The images of desperation from inside Afghanistan are creating complex new fault lines in that debate as US lawmakers attempt to define the scope of American responsibility for getting vulnerable Afghans out of the country and finding them a place to go. There is an emerging divide within the Republican Party — fueled in part by anti-immigrant rhetoric on Fox News and from Trump loyalists — that is certain to heat up as more Afghans are loaded onto planes seeking permanent homes in the US and other nations.
“Refugees to this country have always been the ones that are extremely entrepreneurial,” he said. “I mean, we all know that. They come here. They work hard. They fight hard for success. And so if anybody wants to go out and fear monger and continue that darkness in your heart and speak in it so you can win an election, A, you’re either evil at your heart yourself or, B, you’re a charlatan who’s only interested in winning reelection.”
Trump at first seemed sympathetic to at-risk Afghans on Monday, asking why the US military was leaving before civilians “and others who have been good to our country and should be allowed to seek refuge.” But by Wednesday, he issued a statement critical of an image of Afghans leaving the country in US military aircraft: “This plane should have been full of Americans. America First!”
On Saturday night, Trump suggested that some desperate Afghans deserved to be helped by the US, but he did not articulate a clear position on how many should be relocated in the US. The former President went on to boast about how his administration “dramatically reduced refugee admissions and kept radical Islamic terrorists the hell out of our country.”
Many details remain unclear
Amid questions about whether the US will expand its Special Immigrant Visa program, Biden has been most focused on the immediate crisis of getting Americans citizens and Afghans who helped the US war effort out of Kabul. Speaking from the White House Sunday, he admitted there are discussions about extending the August 31 deadline for US troops to leave Afghanistan and said the safe zone around the Kabul airport has been extended. But an administration official later told CNN that US military operations at the airport in Kabul have not changed or expanded. The Taliban are going to be setting up some additional entry points along the outer perimeter that they control as part of an effort to thin out the crowds in certain areas, the official explained.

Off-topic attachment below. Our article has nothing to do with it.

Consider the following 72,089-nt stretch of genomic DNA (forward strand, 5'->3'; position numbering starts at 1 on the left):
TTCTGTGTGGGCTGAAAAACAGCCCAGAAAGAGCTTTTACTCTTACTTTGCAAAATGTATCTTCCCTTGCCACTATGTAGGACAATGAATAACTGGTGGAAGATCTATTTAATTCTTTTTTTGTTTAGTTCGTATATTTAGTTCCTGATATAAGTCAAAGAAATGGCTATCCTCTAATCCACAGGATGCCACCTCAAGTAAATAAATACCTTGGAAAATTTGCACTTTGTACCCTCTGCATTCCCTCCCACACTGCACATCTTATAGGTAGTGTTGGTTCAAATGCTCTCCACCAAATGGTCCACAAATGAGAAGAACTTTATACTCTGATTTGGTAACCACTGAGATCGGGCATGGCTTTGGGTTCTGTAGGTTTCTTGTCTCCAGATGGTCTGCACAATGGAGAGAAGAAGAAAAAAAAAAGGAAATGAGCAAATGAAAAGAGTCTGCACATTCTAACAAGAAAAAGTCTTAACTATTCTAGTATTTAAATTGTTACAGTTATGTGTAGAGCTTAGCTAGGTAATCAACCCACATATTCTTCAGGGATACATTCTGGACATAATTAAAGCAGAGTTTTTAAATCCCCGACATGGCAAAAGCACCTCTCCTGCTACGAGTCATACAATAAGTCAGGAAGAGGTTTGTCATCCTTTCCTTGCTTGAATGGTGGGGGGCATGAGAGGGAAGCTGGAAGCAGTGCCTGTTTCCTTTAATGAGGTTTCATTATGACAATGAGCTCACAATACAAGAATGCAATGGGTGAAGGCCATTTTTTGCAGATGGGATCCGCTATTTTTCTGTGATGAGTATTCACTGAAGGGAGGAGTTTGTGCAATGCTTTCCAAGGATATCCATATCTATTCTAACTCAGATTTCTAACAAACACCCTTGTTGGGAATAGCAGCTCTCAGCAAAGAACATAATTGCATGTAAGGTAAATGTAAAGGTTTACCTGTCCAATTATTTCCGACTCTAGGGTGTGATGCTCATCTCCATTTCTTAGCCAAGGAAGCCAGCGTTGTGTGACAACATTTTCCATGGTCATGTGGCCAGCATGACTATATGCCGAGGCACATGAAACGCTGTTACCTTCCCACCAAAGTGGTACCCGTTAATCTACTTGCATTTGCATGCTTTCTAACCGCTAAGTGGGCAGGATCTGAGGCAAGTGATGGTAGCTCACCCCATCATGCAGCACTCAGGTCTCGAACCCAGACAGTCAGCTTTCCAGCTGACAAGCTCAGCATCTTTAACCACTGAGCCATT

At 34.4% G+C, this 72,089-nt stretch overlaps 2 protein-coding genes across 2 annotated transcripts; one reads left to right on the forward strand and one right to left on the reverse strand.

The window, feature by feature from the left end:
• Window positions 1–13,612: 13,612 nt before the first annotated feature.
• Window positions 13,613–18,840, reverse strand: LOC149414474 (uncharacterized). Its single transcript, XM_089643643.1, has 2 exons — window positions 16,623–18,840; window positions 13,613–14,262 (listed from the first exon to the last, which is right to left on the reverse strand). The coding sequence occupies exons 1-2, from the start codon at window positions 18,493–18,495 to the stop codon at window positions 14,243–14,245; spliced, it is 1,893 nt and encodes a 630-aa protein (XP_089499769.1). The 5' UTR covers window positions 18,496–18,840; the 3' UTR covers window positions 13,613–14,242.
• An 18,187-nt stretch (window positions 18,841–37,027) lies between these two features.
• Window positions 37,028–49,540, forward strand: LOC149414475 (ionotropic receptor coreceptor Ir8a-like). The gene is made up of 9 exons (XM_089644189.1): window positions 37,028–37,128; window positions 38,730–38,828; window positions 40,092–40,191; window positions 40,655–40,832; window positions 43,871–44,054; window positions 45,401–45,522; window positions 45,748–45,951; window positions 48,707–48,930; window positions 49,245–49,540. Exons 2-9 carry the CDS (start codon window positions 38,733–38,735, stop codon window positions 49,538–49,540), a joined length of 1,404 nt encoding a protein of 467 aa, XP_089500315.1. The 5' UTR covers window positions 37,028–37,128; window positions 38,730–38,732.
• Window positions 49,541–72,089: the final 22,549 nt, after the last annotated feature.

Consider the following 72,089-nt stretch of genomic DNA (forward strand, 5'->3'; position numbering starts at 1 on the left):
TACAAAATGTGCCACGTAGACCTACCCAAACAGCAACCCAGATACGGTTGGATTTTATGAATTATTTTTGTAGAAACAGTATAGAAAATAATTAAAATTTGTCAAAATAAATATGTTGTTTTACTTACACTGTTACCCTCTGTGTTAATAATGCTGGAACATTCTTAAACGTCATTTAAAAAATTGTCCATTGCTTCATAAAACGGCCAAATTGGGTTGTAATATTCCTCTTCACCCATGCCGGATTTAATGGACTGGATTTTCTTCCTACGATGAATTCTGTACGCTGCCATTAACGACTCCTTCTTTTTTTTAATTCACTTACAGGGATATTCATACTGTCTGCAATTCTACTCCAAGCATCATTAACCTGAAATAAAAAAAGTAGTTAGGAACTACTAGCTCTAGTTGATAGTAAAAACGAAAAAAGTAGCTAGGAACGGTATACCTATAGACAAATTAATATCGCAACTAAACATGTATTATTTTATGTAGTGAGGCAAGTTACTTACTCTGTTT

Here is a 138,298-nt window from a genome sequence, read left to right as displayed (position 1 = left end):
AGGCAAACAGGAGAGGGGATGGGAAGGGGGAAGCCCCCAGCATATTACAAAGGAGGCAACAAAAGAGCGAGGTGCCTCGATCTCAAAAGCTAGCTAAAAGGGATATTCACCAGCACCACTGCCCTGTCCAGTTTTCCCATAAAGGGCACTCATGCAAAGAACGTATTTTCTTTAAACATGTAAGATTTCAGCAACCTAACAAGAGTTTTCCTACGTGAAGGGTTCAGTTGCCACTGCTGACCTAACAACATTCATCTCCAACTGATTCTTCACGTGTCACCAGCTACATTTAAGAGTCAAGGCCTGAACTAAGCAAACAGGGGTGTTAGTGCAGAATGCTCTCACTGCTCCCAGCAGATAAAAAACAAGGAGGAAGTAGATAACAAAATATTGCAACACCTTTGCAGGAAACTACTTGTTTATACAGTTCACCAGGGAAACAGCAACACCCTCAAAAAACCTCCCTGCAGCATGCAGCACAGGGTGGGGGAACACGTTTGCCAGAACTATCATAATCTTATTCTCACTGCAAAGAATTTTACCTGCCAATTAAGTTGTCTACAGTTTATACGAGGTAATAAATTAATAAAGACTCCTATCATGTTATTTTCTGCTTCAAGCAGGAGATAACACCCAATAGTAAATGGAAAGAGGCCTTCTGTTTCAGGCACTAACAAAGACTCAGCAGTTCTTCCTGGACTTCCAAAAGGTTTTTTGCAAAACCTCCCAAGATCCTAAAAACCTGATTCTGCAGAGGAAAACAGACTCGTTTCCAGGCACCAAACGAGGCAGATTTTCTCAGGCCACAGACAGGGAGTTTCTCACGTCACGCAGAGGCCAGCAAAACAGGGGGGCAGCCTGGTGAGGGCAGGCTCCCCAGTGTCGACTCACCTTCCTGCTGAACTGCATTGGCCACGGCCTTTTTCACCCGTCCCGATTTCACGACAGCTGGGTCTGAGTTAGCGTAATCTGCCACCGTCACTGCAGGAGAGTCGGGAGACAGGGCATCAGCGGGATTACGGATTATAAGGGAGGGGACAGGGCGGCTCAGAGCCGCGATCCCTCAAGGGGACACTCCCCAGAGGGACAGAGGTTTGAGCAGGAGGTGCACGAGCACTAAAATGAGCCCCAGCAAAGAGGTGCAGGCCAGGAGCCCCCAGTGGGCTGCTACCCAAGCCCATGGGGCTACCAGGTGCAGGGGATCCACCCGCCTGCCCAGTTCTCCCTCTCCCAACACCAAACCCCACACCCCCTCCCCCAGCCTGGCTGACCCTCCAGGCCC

When asked about the widely varying estimates of the number of Afghans who will need to be evacuated during a briefing on Friday, State Department spokesman Ned Price said the US government is still trying to determine the number of people who wish to be relocated and to make contact with those individuals.
“We are going to do as much as we can for as long as we can for as many people as we can,” he said. But Price was reluctant to estimate how many Afghans the US government could assist before Biden’s self-imposed deadline for withdrawal of August 31.
Secretary of Defense Lloyd Austin has authorized the use of Fort Bliss in Texas and Fort McCoy in Wisconsin to provide temporary housing and support for up to 22,000 Special Immigrant Visa applicants, their families and “other at-risk individuals,” Pentagon press secretary John Kirby said. Fort Lee Army in Virginia had already begun hosting Afghan citizens as part of “Operation Allies Refuge.”
At least 38,000 people, including Afghans and foreign nationals, have been evacuated from Afghanistan since the Taliban began its advance on Kabul, according to data analyzed by CNN Sunday. Secretary of State Antony Blinken said in an interview on Fox News Sunday that about 8,000 people were evacuated from Kabul on about 60 flights in the past 24 hours. The US has now evacuated around 25,100 people since August 14, a day before Kabul fell into Taliban hands.
But the flood of people desperate to leave the country is continuing, a point underscored by the death of seven Afghan civilians in the crushes of people near the airport in Kabul, according to a spokesperson for the United Kingdom’s Ministry of Defense.
At-risk Afghans have been flown to Doha, Qatar, which has hosted them while they are processed and prepare for travel to final destinations, and the first flights with evacuees from Afghanistan have arrived at Ramstein Air Base in Germany — which is building out capacity to temporarily accommodate as many as 7,500 people by Sunday evening. The details about where they will be permanently housed have been much harder to come by.
In a statement on Friday evening, Blinken thanked twelve nations — Bahrain, Denmark, Germany, Italy, Kazakhstan, Kuwait, Qatar, Tajikistan, Turkey, the UAE, the United Kingdom and Uzbekistan — for partnering with the US to help transit Americans and others “through their territories to safety.”
Blinken also said that 13 nations have “made generous offers regarding the relocation efforts for at-risk Afghans,” including Albania, Canada, Colombia, Costa Rica, Chile, Kosovo, North Macedonia, Mexico, Poland, Qatar, Rwanda, Ukraine and Uganda.
But there is still very little clarity about how the coordination will work among those many nations and whether public opinion in the United States could influence Biden and his willingness to accept a greater number of Afghans than originally planned.
This story has been updated with comments from an administration official about the Taliban opening additional entry points near the airport.